Left wing extremism: Spotting the Red Flags: High Degree of Alertness Needed to Combat Maoists
A detailed probe by the CRPF, Chhattisgarh Police and NIA will shed light on the lapses, which will help in drawing lessons from the April 3 incident.
The ambush on the combined forces of the Commando Battalion for Resolute Action — popularised by its acronym Cobra— the Bastariya Battalion of the Central Reserve Police Force (CRPF), the District Reserve Guards (DRG) and the Special Task Force (STF) of the Chhattisgarh Police on April 2 in the forests adjoining Jonaguda village on Bijapur-Sukma border claimed 22 lives of the security forces while 31 others were wounded and one Cobra commando is reported missing. Though this is a setback for the security forces, no one can deny the fact that these personnel put up a gallant fight during the four-hour-long gun battle, inflicting heavy casualties on the Maoist extremists, presently conjectured to be around 20 with possibilities of the figure rising. The body of a slain Maoist woman was recovered by the security forces. It is common knowledge among the security forces operating in the Left Wing Extremism-affected areas that the Maoists usually carry the bodies of their dead and injured comrades immediately after the operations. The figures of Maoist casualties will spill out when they pay homage to their dead associates in their missives to their comrades.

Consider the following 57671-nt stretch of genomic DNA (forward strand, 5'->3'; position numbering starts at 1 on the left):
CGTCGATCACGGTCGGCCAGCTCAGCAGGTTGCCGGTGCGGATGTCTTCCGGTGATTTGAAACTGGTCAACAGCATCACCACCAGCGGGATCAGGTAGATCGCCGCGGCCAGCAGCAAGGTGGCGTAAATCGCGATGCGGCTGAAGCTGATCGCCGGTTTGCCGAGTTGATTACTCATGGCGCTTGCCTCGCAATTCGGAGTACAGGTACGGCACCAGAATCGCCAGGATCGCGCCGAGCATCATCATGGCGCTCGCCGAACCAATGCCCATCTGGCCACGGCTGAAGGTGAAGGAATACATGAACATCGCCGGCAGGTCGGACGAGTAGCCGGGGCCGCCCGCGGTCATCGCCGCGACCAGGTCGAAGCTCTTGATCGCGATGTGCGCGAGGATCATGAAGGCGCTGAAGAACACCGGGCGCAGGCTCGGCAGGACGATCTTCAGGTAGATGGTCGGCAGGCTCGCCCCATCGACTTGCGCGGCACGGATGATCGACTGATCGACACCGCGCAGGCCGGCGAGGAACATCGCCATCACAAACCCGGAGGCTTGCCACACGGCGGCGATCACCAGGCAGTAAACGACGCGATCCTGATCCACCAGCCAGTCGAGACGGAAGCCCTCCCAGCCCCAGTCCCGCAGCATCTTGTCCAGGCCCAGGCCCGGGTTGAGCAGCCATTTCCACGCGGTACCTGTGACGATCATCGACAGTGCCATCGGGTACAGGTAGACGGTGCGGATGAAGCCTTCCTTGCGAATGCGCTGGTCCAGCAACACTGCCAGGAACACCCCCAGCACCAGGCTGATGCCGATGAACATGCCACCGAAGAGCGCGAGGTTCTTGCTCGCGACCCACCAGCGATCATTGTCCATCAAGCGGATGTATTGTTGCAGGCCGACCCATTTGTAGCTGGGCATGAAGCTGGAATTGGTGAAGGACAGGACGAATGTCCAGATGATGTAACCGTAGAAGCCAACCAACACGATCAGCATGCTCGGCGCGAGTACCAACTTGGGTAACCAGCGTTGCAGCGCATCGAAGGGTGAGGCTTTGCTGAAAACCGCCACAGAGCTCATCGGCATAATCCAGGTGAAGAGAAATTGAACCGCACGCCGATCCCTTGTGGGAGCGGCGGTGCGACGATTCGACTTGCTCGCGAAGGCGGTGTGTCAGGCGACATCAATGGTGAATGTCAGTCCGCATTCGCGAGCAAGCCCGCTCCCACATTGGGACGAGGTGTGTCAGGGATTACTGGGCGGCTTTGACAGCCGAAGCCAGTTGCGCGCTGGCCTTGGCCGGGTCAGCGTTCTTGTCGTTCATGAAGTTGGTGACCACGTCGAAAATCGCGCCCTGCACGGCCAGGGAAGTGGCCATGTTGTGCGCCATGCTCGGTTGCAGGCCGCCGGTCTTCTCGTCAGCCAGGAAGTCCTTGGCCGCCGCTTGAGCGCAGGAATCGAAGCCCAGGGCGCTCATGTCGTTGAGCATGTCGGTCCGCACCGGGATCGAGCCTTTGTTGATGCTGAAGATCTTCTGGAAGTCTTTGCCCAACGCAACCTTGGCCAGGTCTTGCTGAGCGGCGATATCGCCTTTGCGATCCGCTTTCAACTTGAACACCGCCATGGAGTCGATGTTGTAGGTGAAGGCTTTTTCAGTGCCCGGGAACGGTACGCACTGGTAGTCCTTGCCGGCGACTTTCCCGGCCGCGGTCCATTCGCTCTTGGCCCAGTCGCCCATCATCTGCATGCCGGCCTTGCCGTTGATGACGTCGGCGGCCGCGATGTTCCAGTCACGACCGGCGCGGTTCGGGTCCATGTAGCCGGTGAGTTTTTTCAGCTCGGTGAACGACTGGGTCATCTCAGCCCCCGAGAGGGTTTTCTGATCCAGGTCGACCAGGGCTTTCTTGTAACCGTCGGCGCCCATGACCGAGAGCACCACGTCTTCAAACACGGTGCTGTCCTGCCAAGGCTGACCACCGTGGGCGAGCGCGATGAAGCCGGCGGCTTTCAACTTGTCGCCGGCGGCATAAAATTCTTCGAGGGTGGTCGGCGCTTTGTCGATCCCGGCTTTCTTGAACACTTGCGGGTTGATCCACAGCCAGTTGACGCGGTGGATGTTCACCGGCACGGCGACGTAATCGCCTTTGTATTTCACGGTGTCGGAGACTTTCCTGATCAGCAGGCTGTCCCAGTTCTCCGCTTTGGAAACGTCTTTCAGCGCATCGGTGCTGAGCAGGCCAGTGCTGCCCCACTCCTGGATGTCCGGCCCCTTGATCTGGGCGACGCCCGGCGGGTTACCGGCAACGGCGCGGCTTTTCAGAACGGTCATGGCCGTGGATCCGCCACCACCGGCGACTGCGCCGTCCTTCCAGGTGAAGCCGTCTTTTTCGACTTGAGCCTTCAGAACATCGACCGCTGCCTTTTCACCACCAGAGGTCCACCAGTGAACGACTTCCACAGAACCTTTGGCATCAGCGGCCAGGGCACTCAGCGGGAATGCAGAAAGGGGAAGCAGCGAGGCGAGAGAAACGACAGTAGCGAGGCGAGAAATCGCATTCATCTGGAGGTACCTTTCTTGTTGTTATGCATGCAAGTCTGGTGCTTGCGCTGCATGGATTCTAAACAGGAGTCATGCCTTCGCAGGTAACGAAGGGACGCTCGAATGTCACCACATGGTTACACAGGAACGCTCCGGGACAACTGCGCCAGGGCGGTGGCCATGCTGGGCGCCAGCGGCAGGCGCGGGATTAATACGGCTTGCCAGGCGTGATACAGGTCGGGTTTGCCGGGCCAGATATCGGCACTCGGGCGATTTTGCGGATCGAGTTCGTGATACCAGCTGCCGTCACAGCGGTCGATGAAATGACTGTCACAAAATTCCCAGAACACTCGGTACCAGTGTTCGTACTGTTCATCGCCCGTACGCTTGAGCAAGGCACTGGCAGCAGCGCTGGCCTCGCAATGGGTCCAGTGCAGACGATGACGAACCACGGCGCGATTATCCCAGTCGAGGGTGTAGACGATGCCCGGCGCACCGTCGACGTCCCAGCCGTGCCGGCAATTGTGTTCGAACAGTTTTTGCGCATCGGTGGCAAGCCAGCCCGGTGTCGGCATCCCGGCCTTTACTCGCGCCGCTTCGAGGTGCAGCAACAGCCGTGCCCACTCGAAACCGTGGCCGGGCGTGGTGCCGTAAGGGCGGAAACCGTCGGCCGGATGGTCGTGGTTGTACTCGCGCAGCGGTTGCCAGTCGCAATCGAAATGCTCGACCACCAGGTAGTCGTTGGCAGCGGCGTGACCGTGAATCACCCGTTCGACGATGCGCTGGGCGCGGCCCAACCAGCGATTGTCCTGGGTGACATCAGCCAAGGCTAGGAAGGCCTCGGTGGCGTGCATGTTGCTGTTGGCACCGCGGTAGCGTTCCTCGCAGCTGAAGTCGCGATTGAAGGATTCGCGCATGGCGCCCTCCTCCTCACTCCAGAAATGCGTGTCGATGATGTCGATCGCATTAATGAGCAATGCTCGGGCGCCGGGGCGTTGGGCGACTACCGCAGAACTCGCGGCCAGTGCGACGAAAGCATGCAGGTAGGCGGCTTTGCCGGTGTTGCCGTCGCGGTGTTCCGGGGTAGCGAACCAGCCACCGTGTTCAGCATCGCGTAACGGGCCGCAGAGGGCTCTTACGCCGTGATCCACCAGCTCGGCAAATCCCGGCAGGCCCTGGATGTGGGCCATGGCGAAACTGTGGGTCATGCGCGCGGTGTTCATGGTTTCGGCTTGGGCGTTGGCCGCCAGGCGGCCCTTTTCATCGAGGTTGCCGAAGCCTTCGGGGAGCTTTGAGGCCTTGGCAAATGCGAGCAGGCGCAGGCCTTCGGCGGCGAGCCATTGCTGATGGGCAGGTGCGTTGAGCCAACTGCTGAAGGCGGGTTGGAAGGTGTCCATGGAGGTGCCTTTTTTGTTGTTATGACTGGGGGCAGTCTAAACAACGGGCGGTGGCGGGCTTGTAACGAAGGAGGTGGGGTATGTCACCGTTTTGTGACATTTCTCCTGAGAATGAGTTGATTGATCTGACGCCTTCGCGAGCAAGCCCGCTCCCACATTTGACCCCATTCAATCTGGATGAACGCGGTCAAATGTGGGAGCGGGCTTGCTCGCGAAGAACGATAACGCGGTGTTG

Almost every year, when the perception goes around that the Maoist menace has been contained to a large degree and the situation is well under control, the extremists are known to carry out such massive attacks resulting in heavy casualties of security personnel drawing countrywide attention. On March 21 last year, 17 personnel of the DRG and STF were martyred in a five-hour-long encounter with Maoists in the Minpa forests of Sukma district. Such attacks between March and June are launched by Maoists as part of their Tactical Counter Offensive Campaign (TCOC) when leaves dry up, providing clear all-round visibility in the jungles.